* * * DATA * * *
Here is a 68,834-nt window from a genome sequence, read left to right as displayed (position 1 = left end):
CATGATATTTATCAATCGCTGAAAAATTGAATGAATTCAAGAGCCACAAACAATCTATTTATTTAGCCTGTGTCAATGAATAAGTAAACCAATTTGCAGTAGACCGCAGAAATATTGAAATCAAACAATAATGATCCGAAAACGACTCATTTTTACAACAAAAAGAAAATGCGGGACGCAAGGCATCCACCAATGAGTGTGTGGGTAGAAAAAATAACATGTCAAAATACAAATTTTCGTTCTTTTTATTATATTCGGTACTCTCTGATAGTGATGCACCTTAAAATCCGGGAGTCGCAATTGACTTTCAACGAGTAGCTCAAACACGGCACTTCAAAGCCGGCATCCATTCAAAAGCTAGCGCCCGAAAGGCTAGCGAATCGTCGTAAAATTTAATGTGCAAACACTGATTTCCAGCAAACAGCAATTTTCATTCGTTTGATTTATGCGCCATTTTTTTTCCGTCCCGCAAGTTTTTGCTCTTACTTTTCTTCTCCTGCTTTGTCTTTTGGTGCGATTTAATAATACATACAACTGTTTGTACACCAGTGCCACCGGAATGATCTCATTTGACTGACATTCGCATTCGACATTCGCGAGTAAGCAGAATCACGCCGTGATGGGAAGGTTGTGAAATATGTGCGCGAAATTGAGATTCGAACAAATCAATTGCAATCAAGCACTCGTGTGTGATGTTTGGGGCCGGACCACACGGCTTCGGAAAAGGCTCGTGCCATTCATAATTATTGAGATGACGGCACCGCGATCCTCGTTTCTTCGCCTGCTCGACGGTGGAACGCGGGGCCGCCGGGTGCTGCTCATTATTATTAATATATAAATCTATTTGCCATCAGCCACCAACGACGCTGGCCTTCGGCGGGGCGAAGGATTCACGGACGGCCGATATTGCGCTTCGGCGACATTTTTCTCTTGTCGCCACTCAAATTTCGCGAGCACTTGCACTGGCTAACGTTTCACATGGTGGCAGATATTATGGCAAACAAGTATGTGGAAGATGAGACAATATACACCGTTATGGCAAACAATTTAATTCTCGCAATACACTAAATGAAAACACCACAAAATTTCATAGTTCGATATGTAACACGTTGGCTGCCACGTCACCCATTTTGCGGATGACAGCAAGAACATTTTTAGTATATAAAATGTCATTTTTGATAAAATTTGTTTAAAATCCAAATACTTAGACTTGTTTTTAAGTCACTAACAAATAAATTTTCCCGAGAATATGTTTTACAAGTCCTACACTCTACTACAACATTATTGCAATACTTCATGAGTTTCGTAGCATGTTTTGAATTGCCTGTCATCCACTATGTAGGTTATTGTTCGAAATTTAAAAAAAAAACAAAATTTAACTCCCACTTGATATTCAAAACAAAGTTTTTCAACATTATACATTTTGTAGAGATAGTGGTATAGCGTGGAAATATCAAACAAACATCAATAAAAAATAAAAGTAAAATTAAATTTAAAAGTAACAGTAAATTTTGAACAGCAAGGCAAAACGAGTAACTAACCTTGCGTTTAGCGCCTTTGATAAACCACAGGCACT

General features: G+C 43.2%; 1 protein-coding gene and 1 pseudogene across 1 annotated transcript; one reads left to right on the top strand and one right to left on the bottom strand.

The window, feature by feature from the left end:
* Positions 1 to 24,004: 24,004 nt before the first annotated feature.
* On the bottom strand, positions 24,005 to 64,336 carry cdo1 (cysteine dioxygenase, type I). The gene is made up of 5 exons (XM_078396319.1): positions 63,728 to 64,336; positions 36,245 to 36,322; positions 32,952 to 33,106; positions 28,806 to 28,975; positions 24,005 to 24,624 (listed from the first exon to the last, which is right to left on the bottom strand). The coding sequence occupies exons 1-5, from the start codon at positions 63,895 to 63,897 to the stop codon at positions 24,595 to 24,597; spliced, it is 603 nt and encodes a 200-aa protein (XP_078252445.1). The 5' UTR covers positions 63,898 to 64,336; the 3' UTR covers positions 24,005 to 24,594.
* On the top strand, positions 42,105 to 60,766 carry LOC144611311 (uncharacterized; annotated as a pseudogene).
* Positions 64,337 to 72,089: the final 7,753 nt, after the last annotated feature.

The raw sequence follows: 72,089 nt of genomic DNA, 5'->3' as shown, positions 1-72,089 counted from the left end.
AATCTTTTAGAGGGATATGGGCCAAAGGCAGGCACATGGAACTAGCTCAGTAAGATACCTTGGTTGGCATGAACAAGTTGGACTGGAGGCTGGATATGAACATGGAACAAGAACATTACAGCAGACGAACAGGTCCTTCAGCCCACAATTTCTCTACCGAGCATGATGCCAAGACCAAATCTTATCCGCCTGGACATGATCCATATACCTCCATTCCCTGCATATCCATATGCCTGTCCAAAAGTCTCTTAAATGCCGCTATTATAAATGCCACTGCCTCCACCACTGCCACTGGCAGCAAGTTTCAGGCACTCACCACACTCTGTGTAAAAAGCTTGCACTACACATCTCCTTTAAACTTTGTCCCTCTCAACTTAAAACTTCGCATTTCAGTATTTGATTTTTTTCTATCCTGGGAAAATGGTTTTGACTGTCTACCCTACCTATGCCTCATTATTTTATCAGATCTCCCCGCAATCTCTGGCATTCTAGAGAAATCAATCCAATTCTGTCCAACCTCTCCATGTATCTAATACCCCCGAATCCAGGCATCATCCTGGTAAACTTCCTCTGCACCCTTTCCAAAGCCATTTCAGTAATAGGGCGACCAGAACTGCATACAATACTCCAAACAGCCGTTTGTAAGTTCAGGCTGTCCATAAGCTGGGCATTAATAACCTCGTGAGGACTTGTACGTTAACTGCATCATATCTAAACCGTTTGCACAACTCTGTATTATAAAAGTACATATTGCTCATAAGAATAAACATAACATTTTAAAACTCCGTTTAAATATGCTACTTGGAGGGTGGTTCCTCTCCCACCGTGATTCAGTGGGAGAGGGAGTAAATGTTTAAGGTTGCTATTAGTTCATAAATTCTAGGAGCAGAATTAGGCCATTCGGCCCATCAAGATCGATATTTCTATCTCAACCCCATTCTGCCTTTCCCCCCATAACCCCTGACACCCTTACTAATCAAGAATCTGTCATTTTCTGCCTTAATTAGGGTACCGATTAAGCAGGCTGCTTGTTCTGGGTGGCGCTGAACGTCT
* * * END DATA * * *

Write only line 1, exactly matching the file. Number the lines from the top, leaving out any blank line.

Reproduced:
Here is a 68,834-nt window from a genome sequence, read left to right as displayed (position 1 = left end):